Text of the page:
Tunisian Fist c/o unknownAnd the Jasmine Revolution begins.

Before long, Twitter, Facebook and other social media networks were ablaze with the young people organizing to have their voices heard. They, alongside their elder and younger generations, took to the streets chanting, striking and doing whatever it took to have their voices amplified. Despite the lack of journalistic broadcasts of their demands for their inherited rights and freedom, their voices did not go on deaf ears.

It took 29 days, clashes with police, enforced curfews and support for the world over before Ben Ali finally “understood” and fled to Jeddah, Saudi Arabia. Today, there is an Interpol warrant out for his and his family’s arrest for courroption, theft and crimes against humanity. Protests remain to ensure that Ben Ali’s dictatorship does not continue through his circle still holding on to their government seats.

Before ElBouazizi, there was Khaled Said.

c/o www.elshaheed.co.uk

Said, a 28 year old young man of Alexandria, Egypt, was brutally killed by police in public for unknown reasons (conflicting reports have stated that it was either due to Said posting a video online of these same police offices in a corrupt deal after a drug sting or that he defended such an individual these officers were after). Eye witnesses and individuals who tried to intervene state that the police men dragged Said into a residential building lobby where they brutally beat him. Even as he begged them for mercy, the officers banged Said’s head several times against concrete steps, walls & floor of the building. A very graphic picture of Said after the incident can be found here.

Said died on June 6, 2010.

After the story spread across the nation via social mediablogs and the people’s uproar of the well known and feared police’s treatment of Egyptian citizens, authorities finally issued for an investigation of the policemen to take place. They were only charged with unlawful arrest & use of excessive force.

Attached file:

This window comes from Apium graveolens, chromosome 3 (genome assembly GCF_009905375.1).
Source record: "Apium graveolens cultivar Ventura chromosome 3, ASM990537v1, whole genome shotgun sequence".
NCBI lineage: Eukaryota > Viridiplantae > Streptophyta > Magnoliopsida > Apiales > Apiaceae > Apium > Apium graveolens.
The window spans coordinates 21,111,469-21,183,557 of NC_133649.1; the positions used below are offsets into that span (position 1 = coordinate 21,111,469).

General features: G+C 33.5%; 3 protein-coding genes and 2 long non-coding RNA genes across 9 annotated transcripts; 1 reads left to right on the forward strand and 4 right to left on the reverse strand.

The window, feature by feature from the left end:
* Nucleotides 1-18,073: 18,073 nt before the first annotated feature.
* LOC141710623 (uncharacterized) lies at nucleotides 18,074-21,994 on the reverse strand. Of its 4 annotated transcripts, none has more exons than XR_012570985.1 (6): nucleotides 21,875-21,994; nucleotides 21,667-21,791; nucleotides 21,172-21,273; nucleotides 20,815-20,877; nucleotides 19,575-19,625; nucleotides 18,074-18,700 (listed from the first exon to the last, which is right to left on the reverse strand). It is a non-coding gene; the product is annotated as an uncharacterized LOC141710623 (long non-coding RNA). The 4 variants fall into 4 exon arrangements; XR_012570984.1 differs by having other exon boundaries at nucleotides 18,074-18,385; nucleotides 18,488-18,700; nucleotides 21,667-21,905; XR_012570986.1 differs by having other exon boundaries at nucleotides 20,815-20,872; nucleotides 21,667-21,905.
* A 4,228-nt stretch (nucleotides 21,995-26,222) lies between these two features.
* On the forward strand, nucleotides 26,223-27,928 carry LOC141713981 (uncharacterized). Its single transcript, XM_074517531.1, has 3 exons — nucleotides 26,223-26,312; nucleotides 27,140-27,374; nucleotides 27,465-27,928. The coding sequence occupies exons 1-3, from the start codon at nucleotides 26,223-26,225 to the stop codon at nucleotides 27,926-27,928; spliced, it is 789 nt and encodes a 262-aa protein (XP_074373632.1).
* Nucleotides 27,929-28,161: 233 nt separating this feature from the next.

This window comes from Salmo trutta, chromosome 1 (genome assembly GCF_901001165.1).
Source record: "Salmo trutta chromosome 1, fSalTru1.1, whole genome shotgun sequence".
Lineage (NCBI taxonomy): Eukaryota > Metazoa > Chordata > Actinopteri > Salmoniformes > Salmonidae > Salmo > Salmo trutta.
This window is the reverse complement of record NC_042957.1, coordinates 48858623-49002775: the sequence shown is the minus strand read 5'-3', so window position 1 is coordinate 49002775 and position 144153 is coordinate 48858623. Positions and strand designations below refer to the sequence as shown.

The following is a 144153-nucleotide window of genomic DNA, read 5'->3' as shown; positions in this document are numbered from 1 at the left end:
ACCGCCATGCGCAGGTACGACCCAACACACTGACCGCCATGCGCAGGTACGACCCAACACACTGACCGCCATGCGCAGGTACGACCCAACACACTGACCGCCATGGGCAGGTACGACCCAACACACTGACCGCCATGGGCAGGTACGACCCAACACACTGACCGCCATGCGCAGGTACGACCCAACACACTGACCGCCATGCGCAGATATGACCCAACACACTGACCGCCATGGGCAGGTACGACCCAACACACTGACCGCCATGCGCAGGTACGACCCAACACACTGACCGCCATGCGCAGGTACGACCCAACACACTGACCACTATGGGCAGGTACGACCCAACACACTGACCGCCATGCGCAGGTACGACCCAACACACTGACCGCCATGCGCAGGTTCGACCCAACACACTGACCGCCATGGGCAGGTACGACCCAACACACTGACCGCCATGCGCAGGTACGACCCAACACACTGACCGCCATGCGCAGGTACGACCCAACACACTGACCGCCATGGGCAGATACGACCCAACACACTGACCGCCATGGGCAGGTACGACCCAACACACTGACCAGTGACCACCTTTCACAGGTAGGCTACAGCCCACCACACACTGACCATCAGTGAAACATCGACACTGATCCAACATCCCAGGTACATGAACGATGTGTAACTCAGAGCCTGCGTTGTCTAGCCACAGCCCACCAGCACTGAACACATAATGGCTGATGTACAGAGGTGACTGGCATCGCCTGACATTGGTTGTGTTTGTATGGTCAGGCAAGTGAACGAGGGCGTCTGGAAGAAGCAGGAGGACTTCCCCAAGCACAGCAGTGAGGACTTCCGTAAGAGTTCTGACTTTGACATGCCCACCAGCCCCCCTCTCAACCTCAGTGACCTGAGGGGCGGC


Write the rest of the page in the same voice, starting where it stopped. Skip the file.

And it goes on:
60 percent of Egypt’s population, like Said, are under the age of 35 and have only known one president, Hosni Mubarak. After President Anwar ElSadat’s assassination in 1981, Mubarak was sworn into office. Since then, Egypt has seen a rise in unemployment (now around 45%), extensive censorships and many living on survival mode as poverty reached the millions.

Since his swearing in 1981, Mubarak has put Egypt under an extended emergency law. Under this law persecutions, tortures, beatings, jailing without trail and/or of being taken “وراء الشمس” (“behind the sun” is what Egyptians refer to when one is arrested for unknown reasons and never seen again) was allowed; and the nation lived in fear.

After Said’s death, much of the Egyptian youth asked themselves, “how much longer can we live in such fear? When is enough enough?”

With a few unsuccessful protests, other forms of protests via the internet took place since. The story of ElBouazizi made it beyond the Tunisian borders. The young people of the Arab world watched Tunisia in amazement, mainly via social media, and took notes. (See “Thank You Tunisia” for images)

Ben Ali fled Tunisia on January 14, 2011.

Egyptian Voice c/o unknown

Social media networks were already ablaze with young people of Egypt organizing to have their voices heard as well. A “Day of Rage” was organized to take place on Egypt’s National Police Day for them, alongside their elder and younger generations, take to the streets and do whatever it takes to have their voices as amplified as those of Tunisia’s own.

Egypt was diagnosed with the Jasmine Revolution on January 25, 2011. The rest is history being written.

Egypt’s Day of Rage – يوم الغضب في مصر

Egypt’s Day of Rage
يوم الغضب في مصر
By: Ms. Hala

 

UPDATED 27 Jan 2011: Egyptian authorities are threatening to block social media during the planned Million March on Friday. If you are in Egypt and are block, I ask that you email your tweets, pictures and videos to <hala.abdoun@gmail.com> or to other Egyptians outside of Egypt so that information is sent out in real time! I can also be reached via BBM (if it’s not blocked) using pin 22FAF461.

UPDATED 26 Jan 2011: I’ve set up a Showcase of Digital Solidarity with THE REVOLUTION event on Facebook to showcase our support to the massive marches that will be taking place this Friday (January 28th). I’ve also set up a Twitter List to follow on those tweeting the latest with the Arab Revolution. If you are on Facebook or Twitter, both links public where you can be added, share it, repost it and retweet it!! If you are on the grounds in Egypt, Tunisia, Palestine, Lebanon or elsewhere where a march is being organized, please msg me here or on Twitter.